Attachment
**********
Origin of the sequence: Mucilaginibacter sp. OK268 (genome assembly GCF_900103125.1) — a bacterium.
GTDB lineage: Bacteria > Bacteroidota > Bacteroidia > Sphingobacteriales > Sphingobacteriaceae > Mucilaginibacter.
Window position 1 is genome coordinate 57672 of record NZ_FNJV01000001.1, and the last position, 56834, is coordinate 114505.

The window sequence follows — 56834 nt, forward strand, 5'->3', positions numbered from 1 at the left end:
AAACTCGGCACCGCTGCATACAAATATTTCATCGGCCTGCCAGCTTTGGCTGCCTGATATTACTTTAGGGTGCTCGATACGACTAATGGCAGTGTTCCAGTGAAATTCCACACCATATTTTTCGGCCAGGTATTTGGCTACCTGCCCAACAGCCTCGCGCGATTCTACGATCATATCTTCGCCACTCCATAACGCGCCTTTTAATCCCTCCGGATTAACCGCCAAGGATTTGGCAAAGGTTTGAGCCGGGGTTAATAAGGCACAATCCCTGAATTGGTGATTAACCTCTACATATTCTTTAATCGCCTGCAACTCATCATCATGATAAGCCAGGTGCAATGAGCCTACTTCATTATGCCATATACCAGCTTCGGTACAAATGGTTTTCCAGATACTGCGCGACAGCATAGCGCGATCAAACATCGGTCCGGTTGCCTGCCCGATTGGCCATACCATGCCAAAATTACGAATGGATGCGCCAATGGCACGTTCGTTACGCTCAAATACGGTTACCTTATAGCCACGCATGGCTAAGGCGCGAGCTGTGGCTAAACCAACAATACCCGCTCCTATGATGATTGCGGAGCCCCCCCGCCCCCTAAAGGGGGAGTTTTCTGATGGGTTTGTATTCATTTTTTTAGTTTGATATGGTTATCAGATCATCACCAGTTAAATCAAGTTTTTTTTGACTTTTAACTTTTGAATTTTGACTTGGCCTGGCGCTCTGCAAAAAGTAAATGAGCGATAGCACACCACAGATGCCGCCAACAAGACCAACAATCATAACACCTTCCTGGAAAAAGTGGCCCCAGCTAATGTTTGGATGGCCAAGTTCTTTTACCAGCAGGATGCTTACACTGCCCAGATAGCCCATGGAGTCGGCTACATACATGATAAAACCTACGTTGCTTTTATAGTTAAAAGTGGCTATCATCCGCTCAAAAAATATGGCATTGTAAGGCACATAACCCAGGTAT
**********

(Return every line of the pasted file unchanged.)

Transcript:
Origin of the sequence: Mucilaginibacter sp. OK268 (genome assembly GCF_900103125.1) — a bacterium.
GTDB lineage: Bacteria > Bacteroidota > Bacteroidia > Sphingobacteriales > Sphingobacteriaceae > Mucilaginibacter.
Window position 1 is genome coordinate 57672 of record NZ_FNJV01000001.1, and the last position, 56834, is coordinate 114505.

The window sequence follows — 56834 nt, forward strand, 5'->3', positions numbered from 1 at the left end:
AAACTCGGCACCGCTGCATACAAATATTTCATCGGCCTGCCAGCTTTGGCTGCCTGATATTACTTTAGGGTGCTCGATACGACTAATGGCAGTGTTCCAGTGAAATTCCACACCATATTTTTCGGCCAGGTATTTGGCTACCTGCCCAACAGCCTCGCGCGATTCTACGATCATATCTTCGCCACTCCATAACGCGCCTTTTAATCCCTCCGGATTAACCGCCAAGGATTTGGCAAAGGTTTGAGCCGGGGTTAATAAGGCACAATCCCTGAATTGGTGATTAACCTCTACATATTCTTTAATCGCCTGCAACTCATCATCATGATAAGCCAGGTGCAATGAGCCTACTTCATTATGCCATATACCAGCTTCGGTACAAATGGTTTTCCAGATACTGCGCGACAGCATAGCGCGATCAAACATCGGTCCGGTTGCCTGCCCGATTGGCCATACCATGCCAAAATTACGAATGGATGCGCCAATGGCACGTTCGTTACGCTCAAATACGGTTACCTTATAGCCACGCATGGCTAAGGCGCGAGCTGTGGCTAAACCAACAATACCCGCTCCTATGATGATTGCGGAGCCCCCCCGCCCCCTAAAGGGGGAGTTTTCTGATGGGTTTGTATTCATTTTTTTAGTTTGATATGGTTATCAGATCATCACCAGTTAAATCAAGTTTTTTTTGACTTTTAACTTTTGAATTTTGACTTGGCCTGGCGCTCTGCAAAAAGTAAATGAGCGATAGCACACCACAGATGCCGCCAACAAGACCAACAATCATAACACCTTCCTGGAAAAAGTGGCCCCAGCTAATGTTTGGATGGCCAAGTTCTTTTACCAGCAGGATGCTTACACTGCCCAGATAGCCCATGGAGTCGGCTACATACATGATAAAACCTACGTTGCTTTTATAGTTAAAAGTGGCTATCATCCGCTCAAAAAATATGGCATTGTAAGGCACATAACCCAGGTAT